1H NMR (500 MHz, CDCl3): δ 6.06 (1H, d, J = 9.0 Hz, H-3), 7.52 (1H, d, J = 9.0 Hz, H-4), 7.30 (1H, s, H-5), 3.88 (3H, s, 6-OCH3), 3.86 (3H, s, 8-OCH3), 3.82 (3H, s, 7-OCH3).
13C NMR (125 MHz, CDCl3): δ 165.4 (C-2), 115.5 (C-3), 140.3 (C-4), 114.9(C-5), 145.0 (C-6), 125.1 (C-7), 133.5 (C-8), 134.4 (C-9), 120.7 (C-10), 56.4 (6-OCH3), 56.1 (8-OCH3), 55.8 (7- OCH3).

6-hydroxy-7-methoxycoumarin [75]
1H NMR (500 MHz, CDCl3): δ 6.31 (1H, d, J = 9.5 Hz, H-3), 7.64 (1H, d, J = 9.5 Hz, H-4), 6.93 (1H, s, H-5), 6.85 (1H, s, H-8), 3.91 (3H, s, 7-OCH3).
13C NMR (125 MHz, CDCl3): δ 161.6 (C-2), 113.5 (C-3), 143.5 (C-4), 108.3 (C-5), 147.3 (C-6), 152.0(C-7), 103.0 (C-8), 153.0 (C-9), 113.4 (C-10), 56.5 (7-OCH3).

4-hydroxylacetophenone [75]
1H NMR (500 MHz, CDCl3): δ 7.93 (2H, d, J = 8.5 Hz, H-2,6), 6.91 (2H, d, J = 8.5 Hz, H-3,5), 2.58 (3H, s, - CH3).
13C NMR (125 MHz, CDCl3): δ 130.4 (C-1), 131.0 (C-2), 115.3 (C-3), 160.1 (C-4), 115.3 (C-5), 131.0 (C-6), 197.9 (C=O), 26.3 (-CH3).

4-hydroxy-5-methoxylacetophenone [75]
1H NMR (500 MHz, CDCl3): δ 7.59 (1H, d, J = 2.0 Hz, H-2), 6.98 (1H, d, J = 8.0 Hz, H-5), 7.62 (1H, d, J = 8.0, 2.0 Hz, H-6), 3.90 (3H, s, -OCH3), 2.51 (3H, s, CH3).
13C NMR (125 MHz, CDCl3): δ 129.9 (C-1), 111.1 (C-2), 147.0 (C-3)146.8(C-4), 114.4 (C-5), 126.9 (C-6), 190.3 (C=O), 56.8 (-OCH3), 26.3 (-CH3).

4-hydroxybenzaldehyde [75]
1H NMR (500 MHz, CDCl3): δ 7.82 (2H, d, J = 8.5 Hz, H-2,6), 7.02 (2H, d, J = 8.5 Hz, H-3,5), 9.85 (1H, s, -CHO).
13C NMR (125 MHz, CDCl3): δ 139.3 (C-1), 132.5 (C-2), 116.0 (C-3), 162.0 (C-4), 116.0 (C-5), 132.5 (C-6), 191.3 (-CHO).

4-hydroxy-5-methoxybenzaldehyde [75]
1H NMR (500 MHz, CDCl3): δ 7.43 (1H, brs, H-2), 7.05 (1H, d, J = 8.5 Hz, H-5), 7.45 (1H, brd, J = 8.5 Hz, H-6), 9.83 (1H, s, -CHO), 3.99 (3H, s, -OCH3).
13C NMR (125 MHz, CDCl3): δ 129.9 (C-1), 108.8 (C-2), 151.7 (C-3), 147.2 (C-4), 114.4 (C-5), 127.6 (C-6), 191.0 (C=O), 56.1 (-OCH3).

4,5-dihydroxybenzaldehyde [75]
1H NMR (500 MHz, CDCl3): δ 7.44 (1H, d, J = 2.0 Hz, H-2), 6.96 (1H, d, J = 8.0 Hz, H-5), 7.46 (1H, brd, J = 8.0, 2.0 Hz, H-6), 9.85 (1H, s, -CHO).
13C NMR (125 MHz, CDCl3): δ 129.8 (C-1), 108.9 (C-2), 146.8 (C-3), 146.2 (C-4), 114.3 (C-5), 127.7 (C-6), 191.0 (C=O).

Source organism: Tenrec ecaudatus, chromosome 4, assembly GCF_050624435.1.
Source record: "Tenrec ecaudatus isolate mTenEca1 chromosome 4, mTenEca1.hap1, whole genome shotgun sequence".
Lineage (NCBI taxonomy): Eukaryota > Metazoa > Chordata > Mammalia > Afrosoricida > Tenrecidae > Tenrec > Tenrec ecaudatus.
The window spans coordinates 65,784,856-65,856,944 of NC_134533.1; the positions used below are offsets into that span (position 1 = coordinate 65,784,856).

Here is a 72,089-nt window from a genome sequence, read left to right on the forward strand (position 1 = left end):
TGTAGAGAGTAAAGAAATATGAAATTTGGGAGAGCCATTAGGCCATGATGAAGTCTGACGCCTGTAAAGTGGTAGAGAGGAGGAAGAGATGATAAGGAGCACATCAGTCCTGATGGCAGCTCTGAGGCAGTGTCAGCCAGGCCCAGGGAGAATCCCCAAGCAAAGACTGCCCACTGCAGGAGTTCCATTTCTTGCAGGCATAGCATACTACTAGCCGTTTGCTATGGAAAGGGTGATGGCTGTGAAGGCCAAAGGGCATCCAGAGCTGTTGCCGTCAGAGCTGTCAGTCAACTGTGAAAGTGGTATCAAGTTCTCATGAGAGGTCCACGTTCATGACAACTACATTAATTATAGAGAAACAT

Rupestine A [57]
1H NMR (400 MHz, CDCl3): δ 6.92 (d, J =8.0 Hz, H-3), 7.31 (d, J=8.0 Hz, H-4), 3.04 (m, H-5), 1.76 – 1.84 (m, Ha-6, Hb-6), 1.76 – 1.84 (m, Ha-7, Hb-7), 2.75 – 2.85 (m, H-8), 3.15 (d, J= 13.6 Hz, Ha-9), 3.29 (dd, J= 14.4,10 Hz, Hb-9), 5.58 (s, Ha-14), 6.18 (s, Hb-14), 2.50 (s, CH3-15), 1.30 (d, J=7.2 Hz, CH3-16), 4.21 (q, J=7.2 Hz, CH2-1’), 1.31 (t, J= 7.2 Hz, CH3-2’).
13C NMR (100 MHz, CDCl3): δ 154.63 (C-2), 121.04 (C-3), 136.79 (C-4), 37.94 (C-5), 33.03 (C-6), 31.68 (C-7), 38.10 (C-8), 43.78 (C-9), 158.61 (C-10), 137.61 (C-11), 146.45 (C-12), 167.04 (C-13), 122.86 (C-14), 23.86 (C-15), 18.33 (C-16), 60.66 (C-1'), 14.22 (C-2').

Rupestine B [57]
1H NMR (400 MHz, CDCl3): δ 6.98 (d, J=8 Hz, H-3), 7.38 (d, J= 8 Hz, H-4), 2.99 – 3.04 (m, H-5), 1.22 – 1.27 (m, Ha-6), 1.82 – 1.94 (m, Hb-6), 1.82 – 1.94 (m, Ha-7), 1.98 – 2.08 (m, Hb-7), 2.47 – 2.60 (m, H-8), 3.09 (d, J=14 Hz, Ha-9), 3.24 (dd, J=14, 10.8 Hz, Hb-9), 2.52 (q, J= 7.2 Hz, CH2-13), 1.04 (t, J=7.2 Hz, Ha-14), 2.51 (s, CH3-15), 1.31 (d, J=7.6 Hz, CH3-16).
13C NMR (100 MHz, CDCl3): δ 154.39 (C-2), 121.17 (C-3), 132.48 (C-4), 34.79 (C-5), 35.08 (C-6), 33.22 (C-7), 48.60 (C-8), 39.73 (C-9), 159.36 (C-10), 137.90 (C-11), 213.71 (C-12), 34.38 (C-13), 7.83 (C-14), 23.79 (C-15), 20.38 (C-16).

Rupestine C [57]
1H NMR (400 MHz, CDCl3): δ 6.94 (d, J=7.6 Hz, H-3), 7.33 (d, J=7.6 Hz, H-4), 2.95 – 3.04 (m, H-5), 1.72 – 1.88 (m, Ha-6), 1.72 – 1.88 (m, Ha-7), 2.00 – 2.10 (m, Hb-7), 2.67 – 2.75 (m, H-8), 3.16 – 3.24 (m, Ha-9), 3.31 – 3.41 (m, Hb-9), 2.60 (q, J=7.2 Hz, CH2-13), 1.02 (q, J=7.2 Hz, Ha-14), 2.50 (s, CH3-15), 1.31 (d, J=7.6 Hz, CH3-16).
13C NMR (100 MHz, CDCl3): δ 154.63 (C-2), 121.42 (C-3), 136.59 (C-4), 37.65 (C-5), 32.11 (C-6), 28.40 (C-7), 48.50 (C-8), 39.57 (C-9), 157.63 (C-10), 138.14 (C-11), 213.38 (C-12), 34.29 (C-13), 7.76 (C-14), 23.56 (C-15), 18.85 (C-16).

Rupestine D [57]
1H NMR (400 MHz, CDCl3): δ 7.00 (d, J=8.0 Hz, H-3), 7.40 (d, J= 8.0 Hz, H-4), 2.94 - 3.04 (m, H-5), 1.23 - 1.30 (m, Ha-6), 1.82 - 1.94 (m, Hb-6), 1.82 - 1.94 (m, Ha-7), 2.04 – 2.11 (m, Hb-7), 2.54 - 2.60 (m, H-8), 3.13 - 3.28 (m, Ha-9), 2.23 (s, CH2-13), 2.51 (s, Ha-14), 1.35 (d, J= 7.2 Hz, CH3-15).
13C NMR (100 MHz, CDCl3): δ 154.36 (C-2), 121.24 (C-3), 132.60 (C-4), 34.76 (C-5), 34.96 (C-6), 32.92 (C-7), 49.47 (C-8), 39.43 (C-9), 159.05 (C-10), 137.90 (C-11), 211.07 (C-12), 28.49 (C-13), 23.71 (C-14), 20.32 (C-15).

Caruilignan C [85]
1H NMR (500 MHz, CDCl3) δ: 6.51 (s, 2H, H­2,6), 4.95 (d, 1H, J=6.0 Hz, H­7), 4.53 (d, 1H, J= 9.5 Hz, Hβ­9), 4.10 (dd, 1H, J1=8.0 Hz, J2=9.5 Hz, H β­9′), 3.98 (dd, 1H, J1= 6.5 Hz, J2 =9.5 Hz, Hα­9), 3.88 (s, 6H, 3,5­OCH3), 3.85 (s, 3H, 4­OCH3), 3.83 (dd, 1H, overlapped, Hα­9′), 3.39 (m, 1H, H­8′).
13C NMR (125 MHz, CDCl3) δ: 178.6 (C­7′), 153.5 (C­3,5), 137.4 (C­4), 132.1 (C­1), 102.7 (C­2,6), 84.2 (C­7), 70.9 (C­9), 68.4 (C­9′), 60.9 (4­OCH3), 56.2 (3,5­OCH3), 45.9 (C­8), 43.5 (C­8′).

7β­Caruilignan C [85]
1H NMR (500 MHz, CDCl3) δ: 6.57 (s, 2H, H­2,6), 4.62 (d, 1H, J=7.0 Hz, H­7), 4.52 (dd, 1H, J1=6.5 Hz, J2=9.5 Hz, Hβ­9), 4.40 (t, 1H, J= 9.0 Hz, Hβ­9′), 4.37 (dd, 1H, J1=2.0 Hz, J2=9.8 Hz, Hα­9), 4.22 (dd, 1H, J1=4.0 Hz, J2=9.0 Hz, Hα­9′), 3.88 (s, 6H, 3′,5′­OCH3), 3.85 (s, 3H, 4′­OCH3), 3.46 (dt, 1H, J1=4.0 Hz, J2=9.0 Hz, J39.0 Hz, H­8′), 3.14 (m, 1H, H­8).